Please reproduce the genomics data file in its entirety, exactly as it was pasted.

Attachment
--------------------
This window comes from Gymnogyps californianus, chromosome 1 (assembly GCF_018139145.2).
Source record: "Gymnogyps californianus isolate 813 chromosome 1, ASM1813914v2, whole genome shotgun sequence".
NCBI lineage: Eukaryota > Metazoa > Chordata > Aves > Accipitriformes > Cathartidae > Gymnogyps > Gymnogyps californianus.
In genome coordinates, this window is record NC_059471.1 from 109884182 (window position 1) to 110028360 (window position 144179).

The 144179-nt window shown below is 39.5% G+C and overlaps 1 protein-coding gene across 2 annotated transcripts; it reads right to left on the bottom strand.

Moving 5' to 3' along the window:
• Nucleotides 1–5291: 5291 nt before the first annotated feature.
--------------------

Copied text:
This window comes from Gymnogyps californianus, chromosome 1 (assembly GCF_018139145.2).
Source record: "Gymnogyps californianus isolate 813 chromosome 1, ASM1813914v2, whole genome shotgun sequence".
NCBI lineage: Eukaryota > Metazoa > Chordata > Aves > Accipitriformes > Cathartidae > Gymnogyps > Gymnogyps californianus.
In genome coordinates, this window is record NC_059471.1 from 109884182 (window position 1) to 110028360 (window position 144179).

The 144179-nt window shown below is 39.5% G+C and overlaps 1 protein-coding gene across 2 annotated transcripts; it reads right to left on the bottom strand.

Moving 5' to 3' along the window:
• Nucleotides 1–5291: 5291 nt before the first annotated feature.